This page of the book is from "The New Student's Reference Work: Volume 3" by Chandler B. Beach, Frank Morton McMurry and others.
undergone a remarkable revolution in the past century. Though fewer hands are needed for working the presses in proportion to the amount of printing done, the increase of employment to compositors, bookbinders etc. has ' been very great. The manufacture of printing-machinery, as well as the manufacture of paper, has itself become a great industry, and no one can safely predict what progress will be made in this field during the 20th century. See The American Dictionary of Printing and Bookmaking.
Prism, an optical instrument composed of two plane, refracting surfaces. The angle between these two planes is called the refracting angle of the prism. Since in any kind of matter, except ether, lights of different color travel with different speeds, it follows that lights of different color will each have a different direction impressed upon them on passing through a prism. A prism thus produces " dispersion " in a beam of white light and is used, therefore, in the spectroscope to separate the various colors "which compose the incident beam. Any transparent material whose refractive index is desired is generally cut in the form of a prism. ; for on measuring the angle of deviation for any ray, call it D, and the refracting angle of the prism, which we may call A, we have the following relation :
sin (-£.) See Light, Luxfer Prism and Spectroscope.
Pris'oners of War are persons captured from the enemy during military or naval operations. In ancient times the tr atment of prisoners of war was very severe, it being no uncommon thing to put the population of a conquered city or state to the sword or to reduce them to slavery. Although the practice of putting prisoners to death became less frequent as the principles of Christianity became more widely diffused, they and their families were commonly reduced to slavery as late as the 13th century. By degrees the more humane custom of exchanging and paroling prisoners was adopted, although in all wars there still is more or less of suffering among prisoners.
Pris'ons, strange to say, are a development of civilization, and also of personal liberty. The abolition of slavery and the decay of the feudal system made it necessary in all countries to take the punishment of crime out of private hands and turn the offender over to the power of the state. In the exercise of this powei governments have punished their subjects by death, direct torture, transportation, exposure in the pillory etc. All these, except death, have been abandoned by most of the civilized nations; and in all of them death is inflicted only for the most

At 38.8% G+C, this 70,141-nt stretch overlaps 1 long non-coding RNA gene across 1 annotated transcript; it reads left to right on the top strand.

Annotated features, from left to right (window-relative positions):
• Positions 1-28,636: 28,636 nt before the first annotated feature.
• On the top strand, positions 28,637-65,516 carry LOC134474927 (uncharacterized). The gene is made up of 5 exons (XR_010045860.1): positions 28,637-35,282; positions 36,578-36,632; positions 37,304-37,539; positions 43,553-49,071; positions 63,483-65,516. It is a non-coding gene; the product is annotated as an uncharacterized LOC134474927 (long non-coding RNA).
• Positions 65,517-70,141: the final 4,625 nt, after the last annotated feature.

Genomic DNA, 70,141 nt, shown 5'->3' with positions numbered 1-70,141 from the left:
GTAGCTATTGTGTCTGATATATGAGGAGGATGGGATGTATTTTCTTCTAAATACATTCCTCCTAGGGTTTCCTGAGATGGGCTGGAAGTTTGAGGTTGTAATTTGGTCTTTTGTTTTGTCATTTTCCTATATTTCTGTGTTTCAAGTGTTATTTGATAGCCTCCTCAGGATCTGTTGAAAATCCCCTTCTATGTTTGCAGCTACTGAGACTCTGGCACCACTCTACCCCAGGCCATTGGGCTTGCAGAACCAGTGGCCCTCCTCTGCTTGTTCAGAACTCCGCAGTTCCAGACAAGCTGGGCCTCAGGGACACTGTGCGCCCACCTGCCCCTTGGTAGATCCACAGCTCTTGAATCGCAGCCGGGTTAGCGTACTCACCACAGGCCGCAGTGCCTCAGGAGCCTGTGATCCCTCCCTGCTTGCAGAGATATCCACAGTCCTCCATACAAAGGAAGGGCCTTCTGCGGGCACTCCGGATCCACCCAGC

serious offenses; and, as a consequence, imprisonment for a greater or lesser period is resorted to as a means of protection to society. How crudely, how barbarously, this power has often been exercised has in part been revealed to the world If the whole story could be told, how dark would be the picture! It is a relief to turn from the contemplation of the miseries and horrors of prison-life to the efforts that are being made by prison-reformers throughout the world to reduce prison-discipline to a humane system and make it a means of reformation to the prisoner as well as a means of protection to the public. The prisons of the world are yet very far from perfection; but in every civilized nation there are earnest men and women studying all the questions connected with prison-reform, and th results already are seen in a more intelligent and Christian system of discipline. In the United States, especially, our jails and penitentiaries have been relieved of many degrading features, and in a number of the states reform-schools have been established for juvenile offenders. In 1877 New" York established a reformatory at Elmira for the reception of all prisoners under 30, in which, while strict order and discipline are main-tai'ed, the inmates are carefully trained and educated and encouraged to earn a parole and even a discharge by good conduct and thorough reformation. In Ohio, in addition to a reform-shool for girls at Delaware and a reform-farm for boys at Lancaster, an intermediate penitentiary has been established at Mansfield, which is conducted after the manner of Elmira Reformatory. Similar steps have been taken in other, states. See The State of Prisons in the Civilized World by Wines.
Pri'vateer, a ship owned by a private individual or by a number of individuals, which, under letters of marque (a. v.), makes wari upon the shipping-commerce of a hostile power. Privateering was abolished among European nations, except Spain, by the treaty of Paris in 1856; but the United States never signed this agreement. During the War of 1812 and to some extent during the Revolutionary war British commerce suffered severely at the hands of American privateers, there being over 200 of these afloat during 1812-14. In the Civil War the Confederate privateer, Alabama, captured a considerable number of United States merchant-vessels, for which England afterwards paid damages for allowing a privateer to depart from one of her ports. By act of congress, passed in 1864, the entire proceeds of a prize taken by a privateer go to the captors, unless otherwise provided and specified in the ship's commission, the sum awarded being divided equally between the ship's company and her owners. See Alabama Claim.